Adding a deluxe holiday to your procedure sounds like a good idea, but you should think again if you’re planning to fly out, have your procedure and return all within a few short days. Rest and reduced stress are essential to healing and recovery, but when was the last time you felt restful during international travel?
Even if you give yourself ample time between your flights and surgery, you may still find the rush and bustle of airport queues and taxis a little overwhelming while you're healing. Plus, you’ll be unable to participate in any of the exciting or fun activities or attractions that may usually come with a luxurious holiday abroad. Drinking alcohol, swimming, sunbathing, any water sport, and vigorous exercise are strictly advised against in the days and even weeks after any surgery to ensure healing progresses nicely.
Doing too much activity or submerging your incision in water can drastically increase your chance of contracting an infection or another complication like bleeding or swelling. Any of these can delay your healing and even alter the quality of your final results.
A low price may cost you the quality of care
While exchange rates can account for part of the lower surgery costs abroad, most budget package deals are only possible because the hospitals and companies offering these holidays cut corners.
Weaker governmental regulation and steep competition in countries known for medical tourism mean some clinics will do whatever they can to offer you the lowest price possible. This could force them to gamble with your safety or hire less than reputable surgeons who are willing to perform high volumes of surgeries daily. Especially if your surgery is a relatively new technique or complex, you may be putting your health at risk if the surgeon is overworked, under-trained, or tempted to pinch pennies in order to make their bottom line.
What happens if something goes wrong?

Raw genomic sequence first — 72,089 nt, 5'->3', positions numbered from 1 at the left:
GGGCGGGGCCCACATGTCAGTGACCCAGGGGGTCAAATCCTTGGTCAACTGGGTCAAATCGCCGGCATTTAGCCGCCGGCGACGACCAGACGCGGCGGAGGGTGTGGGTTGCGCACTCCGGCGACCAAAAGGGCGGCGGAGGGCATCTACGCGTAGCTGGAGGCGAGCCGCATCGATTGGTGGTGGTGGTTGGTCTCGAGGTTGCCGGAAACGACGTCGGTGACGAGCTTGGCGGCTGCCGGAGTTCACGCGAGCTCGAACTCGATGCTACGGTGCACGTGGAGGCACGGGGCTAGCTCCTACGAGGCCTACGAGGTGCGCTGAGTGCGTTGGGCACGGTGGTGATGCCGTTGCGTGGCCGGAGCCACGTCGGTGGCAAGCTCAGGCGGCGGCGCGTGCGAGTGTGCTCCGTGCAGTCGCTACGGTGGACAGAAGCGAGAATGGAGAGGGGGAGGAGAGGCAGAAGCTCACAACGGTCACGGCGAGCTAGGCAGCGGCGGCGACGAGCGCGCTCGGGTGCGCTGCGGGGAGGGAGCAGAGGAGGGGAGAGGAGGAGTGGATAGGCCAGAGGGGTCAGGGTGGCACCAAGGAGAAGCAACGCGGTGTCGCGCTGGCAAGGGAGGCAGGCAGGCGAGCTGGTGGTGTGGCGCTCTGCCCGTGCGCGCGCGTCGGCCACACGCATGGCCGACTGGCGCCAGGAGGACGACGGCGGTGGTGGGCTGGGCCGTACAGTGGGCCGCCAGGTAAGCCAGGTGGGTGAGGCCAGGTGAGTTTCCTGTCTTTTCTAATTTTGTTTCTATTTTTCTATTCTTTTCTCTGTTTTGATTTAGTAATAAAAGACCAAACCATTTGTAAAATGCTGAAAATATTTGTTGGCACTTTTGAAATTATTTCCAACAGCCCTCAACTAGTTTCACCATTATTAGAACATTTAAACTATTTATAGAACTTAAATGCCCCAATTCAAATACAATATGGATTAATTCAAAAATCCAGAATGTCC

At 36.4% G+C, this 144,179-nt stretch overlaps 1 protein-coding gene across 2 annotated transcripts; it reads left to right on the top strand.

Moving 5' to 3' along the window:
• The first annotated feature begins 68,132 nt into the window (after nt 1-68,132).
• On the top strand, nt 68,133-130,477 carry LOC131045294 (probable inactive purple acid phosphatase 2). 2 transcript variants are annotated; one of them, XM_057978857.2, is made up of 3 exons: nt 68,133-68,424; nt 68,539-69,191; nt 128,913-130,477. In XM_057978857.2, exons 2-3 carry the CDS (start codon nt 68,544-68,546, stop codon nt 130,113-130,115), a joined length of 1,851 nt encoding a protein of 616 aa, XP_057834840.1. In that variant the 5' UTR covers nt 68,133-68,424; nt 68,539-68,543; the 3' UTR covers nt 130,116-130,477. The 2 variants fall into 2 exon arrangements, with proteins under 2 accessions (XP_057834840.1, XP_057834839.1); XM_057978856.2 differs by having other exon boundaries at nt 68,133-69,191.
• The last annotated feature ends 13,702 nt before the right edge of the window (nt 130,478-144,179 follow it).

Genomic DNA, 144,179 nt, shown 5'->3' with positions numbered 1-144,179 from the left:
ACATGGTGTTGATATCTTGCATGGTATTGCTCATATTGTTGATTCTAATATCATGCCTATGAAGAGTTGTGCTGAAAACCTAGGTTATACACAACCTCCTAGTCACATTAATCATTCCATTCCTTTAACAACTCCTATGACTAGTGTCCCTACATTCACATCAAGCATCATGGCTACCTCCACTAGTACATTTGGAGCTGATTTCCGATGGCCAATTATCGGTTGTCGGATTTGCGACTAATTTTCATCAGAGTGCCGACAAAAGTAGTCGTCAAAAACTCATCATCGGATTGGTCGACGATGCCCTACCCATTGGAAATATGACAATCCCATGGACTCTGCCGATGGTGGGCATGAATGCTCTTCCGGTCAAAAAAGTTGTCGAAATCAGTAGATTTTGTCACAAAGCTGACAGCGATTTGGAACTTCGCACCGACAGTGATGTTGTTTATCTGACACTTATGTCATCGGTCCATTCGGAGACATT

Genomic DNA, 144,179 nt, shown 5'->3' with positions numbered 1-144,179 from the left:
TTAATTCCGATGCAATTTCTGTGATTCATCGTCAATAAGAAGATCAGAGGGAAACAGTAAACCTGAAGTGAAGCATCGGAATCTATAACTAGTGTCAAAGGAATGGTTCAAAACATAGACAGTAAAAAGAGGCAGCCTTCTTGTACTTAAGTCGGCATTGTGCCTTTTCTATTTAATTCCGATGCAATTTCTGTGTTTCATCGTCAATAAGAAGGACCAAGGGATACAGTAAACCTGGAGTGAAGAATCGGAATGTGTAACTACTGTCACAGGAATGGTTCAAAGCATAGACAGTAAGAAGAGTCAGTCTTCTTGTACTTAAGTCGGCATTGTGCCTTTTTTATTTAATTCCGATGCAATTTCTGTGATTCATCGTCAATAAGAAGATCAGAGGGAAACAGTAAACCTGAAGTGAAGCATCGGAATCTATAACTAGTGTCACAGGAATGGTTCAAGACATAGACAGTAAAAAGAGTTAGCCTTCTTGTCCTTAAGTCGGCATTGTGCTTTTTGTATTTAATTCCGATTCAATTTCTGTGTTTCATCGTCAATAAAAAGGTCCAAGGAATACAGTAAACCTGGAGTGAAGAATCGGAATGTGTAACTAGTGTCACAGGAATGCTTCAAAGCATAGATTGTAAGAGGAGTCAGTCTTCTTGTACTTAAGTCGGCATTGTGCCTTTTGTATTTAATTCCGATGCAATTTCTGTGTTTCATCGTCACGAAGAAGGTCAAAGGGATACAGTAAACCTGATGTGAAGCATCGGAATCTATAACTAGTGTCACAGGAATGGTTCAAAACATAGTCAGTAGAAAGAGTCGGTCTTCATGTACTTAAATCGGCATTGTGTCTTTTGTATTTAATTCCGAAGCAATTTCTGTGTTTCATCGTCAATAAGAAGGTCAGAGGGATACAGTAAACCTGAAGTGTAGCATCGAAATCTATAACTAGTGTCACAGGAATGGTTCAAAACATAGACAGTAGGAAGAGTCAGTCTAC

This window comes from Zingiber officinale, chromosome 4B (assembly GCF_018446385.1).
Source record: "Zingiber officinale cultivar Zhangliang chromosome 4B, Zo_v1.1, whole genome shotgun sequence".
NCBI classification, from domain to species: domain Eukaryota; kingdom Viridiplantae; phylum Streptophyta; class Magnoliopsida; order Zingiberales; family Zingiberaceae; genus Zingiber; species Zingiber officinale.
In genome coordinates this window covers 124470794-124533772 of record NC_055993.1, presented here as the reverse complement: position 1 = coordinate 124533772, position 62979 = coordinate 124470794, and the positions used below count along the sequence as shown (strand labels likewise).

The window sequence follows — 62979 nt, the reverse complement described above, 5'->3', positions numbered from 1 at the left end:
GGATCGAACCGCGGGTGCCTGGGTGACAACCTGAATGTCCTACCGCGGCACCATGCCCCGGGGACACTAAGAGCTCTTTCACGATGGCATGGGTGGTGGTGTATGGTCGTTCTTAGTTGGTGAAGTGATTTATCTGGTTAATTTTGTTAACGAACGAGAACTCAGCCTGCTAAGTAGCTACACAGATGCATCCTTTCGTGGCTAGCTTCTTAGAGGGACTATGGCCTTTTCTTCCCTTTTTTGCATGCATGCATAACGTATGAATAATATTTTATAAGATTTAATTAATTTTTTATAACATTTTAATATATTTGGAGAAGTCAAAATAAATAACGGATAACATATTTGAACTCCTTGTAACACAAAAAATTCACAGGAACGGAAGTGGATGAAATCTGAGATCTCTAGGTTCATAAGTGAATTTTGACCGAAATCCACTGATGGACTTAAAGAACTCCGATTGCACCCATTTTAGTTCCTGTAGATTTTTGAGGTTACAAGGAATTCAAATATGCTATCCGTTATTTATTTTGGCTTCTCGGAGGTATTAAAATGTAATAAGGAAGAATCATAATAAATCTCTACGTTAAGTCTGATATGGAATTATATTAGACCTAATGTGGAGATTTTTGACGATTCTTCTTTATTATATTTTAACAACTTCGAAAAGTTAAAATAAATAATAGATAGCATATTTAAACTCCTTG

Cosmetic surgery clinics abroad are motivated to downplay or ignore the risk of complications or unwanted results that are always associated with surgery. Unfortunately, it can be extremely difficult for patients in these situations to follow up with their surgeon or healthcare provider if any complications do develop or if they’re unhappy with their results.
Many UK surgeons are inundated with patients needing corrective surgery after a procedure abroad, meaning the so-called affordable holiday surgery ends up costing these patients far more in the long run. What’s more, the NHS will almost certainly refuse to help correct any unwanted results unless it’s life-threatening. This compels patients to either travel abroad again to the same surgeon or pay a local and more expensive surgeon to treat their complications or help fix their results.
If you’re considering surgery abroad, it’s worth remembering that in most cases, “you get what you pay for.”
Take your time to research the clinic and surgeon you’re interested in thoroughly and research the regulating boards and bodies they’re registered with. Be realistic about claims or prices that seem too good to be true. If you have any doubt about your safety with a clinic abroad, it may be worth delaying a procedure until you can save to afford treatment in the UK. This way, you can be more confident in the standard of care you’re receiving and enjoy peace of mind that you have the necessary support should any complications arise.